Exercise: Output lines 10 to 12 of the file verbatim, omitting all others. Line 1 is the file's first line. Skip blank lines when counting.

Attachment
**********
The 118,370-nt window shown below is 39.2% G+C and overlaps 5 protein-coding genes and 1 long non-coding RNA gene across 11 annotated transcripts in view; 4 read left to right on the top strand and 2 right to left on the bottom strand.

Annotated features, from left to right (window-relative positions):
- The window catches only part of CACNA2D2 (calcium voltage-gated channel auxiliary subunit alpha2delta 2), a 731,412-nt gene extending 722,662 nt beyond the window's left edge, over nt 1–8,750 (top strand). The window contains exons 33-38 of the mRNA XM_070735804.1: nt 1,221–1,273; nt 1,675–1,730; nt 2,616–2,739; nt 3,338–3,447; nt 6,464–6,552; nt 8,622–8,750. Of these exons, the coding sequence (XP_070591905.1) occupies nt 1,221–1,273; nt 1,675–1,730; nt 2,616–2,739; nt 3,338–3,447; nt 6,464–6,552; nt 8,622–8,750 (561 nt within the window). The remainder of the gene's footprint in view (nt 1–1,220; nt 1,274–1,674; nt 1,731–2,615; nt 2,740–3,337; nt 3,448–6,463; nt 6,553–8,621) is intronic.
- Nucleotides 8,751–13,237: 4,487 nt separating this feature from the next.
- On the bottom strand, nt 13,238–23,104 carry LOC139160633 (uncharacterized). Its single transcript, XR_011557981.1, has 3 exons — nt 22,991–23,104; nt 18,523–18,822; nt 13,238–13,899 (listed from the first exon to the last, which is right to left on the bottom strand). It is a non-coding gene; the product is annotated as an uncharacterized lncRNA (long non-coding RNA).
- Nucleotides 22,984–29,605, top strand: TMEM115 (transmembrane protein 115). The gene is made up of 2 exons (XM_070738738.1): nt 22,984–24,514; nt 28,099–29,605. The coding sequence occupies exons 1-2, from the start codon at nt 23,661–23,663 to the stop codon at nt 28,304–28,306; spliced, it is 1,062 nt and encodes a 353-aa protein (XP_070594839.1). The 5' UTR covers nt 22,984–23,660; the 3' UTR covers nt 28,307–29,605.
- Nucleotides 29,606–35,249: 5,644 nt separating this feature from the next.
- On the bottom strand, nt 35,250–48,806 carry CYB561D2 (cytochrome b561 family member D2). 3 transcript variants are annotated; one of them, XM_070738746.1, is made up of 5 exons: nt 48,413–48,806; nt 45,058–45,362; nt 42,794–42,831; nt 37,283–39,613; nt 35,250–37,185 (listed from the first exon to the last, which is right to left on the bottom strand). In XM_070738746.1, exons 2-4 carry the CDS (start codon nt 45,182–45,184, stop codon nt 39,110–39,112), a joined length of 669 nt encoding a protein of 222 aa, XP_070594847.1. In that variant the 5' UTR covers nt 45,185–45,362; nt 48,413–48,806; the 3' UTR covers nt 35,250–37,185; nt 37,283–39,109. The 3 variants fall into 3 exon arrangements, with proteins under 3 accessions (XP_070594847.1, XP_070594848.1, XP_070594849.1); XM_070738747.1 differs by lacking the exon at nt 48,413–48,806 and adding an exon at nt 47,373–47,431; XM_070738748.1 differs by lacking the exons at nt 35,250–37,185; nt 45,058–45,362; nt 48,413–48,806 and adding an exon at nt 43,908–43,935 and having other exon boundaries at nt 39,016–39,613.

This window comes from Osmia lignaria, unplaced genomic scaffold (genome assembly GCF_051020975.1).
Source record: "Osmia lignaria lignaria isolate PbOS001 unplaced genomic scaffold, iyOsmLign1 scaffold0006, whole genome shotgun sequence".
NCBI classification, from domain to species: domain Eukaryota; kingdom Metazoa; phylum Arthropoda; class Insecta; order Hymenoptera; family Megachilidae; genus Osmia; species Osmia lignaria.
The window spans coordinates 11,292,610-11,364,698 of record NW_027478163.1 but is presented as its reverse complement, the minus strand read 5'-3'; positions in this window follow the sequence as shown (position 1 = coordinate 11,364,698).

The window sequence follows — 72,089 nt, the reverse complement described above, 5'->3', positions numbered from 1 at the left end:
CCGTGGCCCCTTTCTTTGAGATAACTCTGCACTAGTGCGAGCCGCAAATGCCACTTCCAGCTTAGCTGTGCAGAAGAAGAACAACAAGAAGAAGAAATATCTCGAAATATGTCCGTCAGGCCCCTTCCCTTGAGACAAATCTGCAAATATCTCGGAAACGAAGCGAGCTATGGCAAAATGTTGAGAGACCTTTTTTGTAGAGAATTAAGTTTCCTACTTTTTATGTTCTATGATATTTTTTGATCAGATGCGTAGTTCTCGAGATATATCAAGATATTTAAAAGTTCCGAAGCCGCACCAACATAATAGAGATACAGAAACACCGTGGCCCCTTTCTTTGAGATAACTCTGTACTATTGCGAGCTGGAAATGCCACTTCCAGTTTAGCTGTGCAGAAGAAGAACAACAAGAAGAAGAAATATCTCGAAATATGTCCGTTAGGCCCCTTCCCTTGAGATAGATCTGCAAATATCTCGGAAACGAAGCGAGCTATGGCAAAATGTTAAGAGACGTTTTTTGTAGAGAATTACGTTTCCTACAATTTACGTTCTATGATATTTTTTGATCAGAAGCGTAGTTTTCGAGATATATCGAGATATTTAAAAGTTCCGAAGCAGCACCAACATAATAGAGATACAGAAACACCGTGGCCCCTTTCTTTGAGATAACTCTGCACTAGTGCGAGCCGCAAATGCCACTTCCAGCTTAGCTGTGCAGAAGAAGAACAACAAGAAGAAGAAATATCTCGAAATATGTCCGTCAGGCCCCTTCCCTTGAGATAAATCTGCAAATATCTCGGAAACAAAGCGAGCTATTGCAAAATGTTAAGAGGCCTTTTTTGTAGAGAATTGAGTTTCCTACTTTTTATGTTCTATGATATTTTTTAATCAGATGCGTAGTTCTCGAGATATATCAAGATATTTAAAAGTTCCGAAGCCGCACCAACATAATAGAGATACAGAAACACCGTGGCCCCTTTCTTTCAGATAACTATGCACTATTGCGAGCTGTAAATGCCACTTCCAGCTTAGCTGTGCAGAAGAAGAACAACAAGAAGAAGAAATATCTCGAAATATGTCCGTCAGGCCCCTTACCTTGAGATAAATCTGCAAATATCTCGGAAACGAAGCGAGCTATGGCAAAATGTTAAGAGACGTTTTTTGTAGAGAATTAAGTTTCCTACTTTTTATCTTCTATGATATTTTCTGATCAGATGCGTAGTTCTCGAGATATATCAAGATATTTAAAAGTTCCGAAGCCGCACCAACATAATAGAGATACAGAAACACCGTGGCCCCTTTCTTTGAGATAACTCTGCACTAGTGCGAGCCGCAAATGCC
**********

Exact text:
Source record: "Osmia lignaria lignaria isolate PbOS001 unplaced genomic scaffold, iyOsmLign1 scaffold0006, whole genome shotgun sequence".
NCBI classification, from domain to species: domain Eukaryota; kingdom Metazoa; phylum Arthropoda; class Insecta; order Hymenoptera; family Megachilidae; genus Osmia; species Osmia lignaria.
The window spans coordinates 11,292,610-11,364,698 of record NW_027478163.1 but is presented as its reverse complement, the minus strand read 5'-3'; positions in this window follow the sequence as shown (position 1 = coordinate 11,364,698).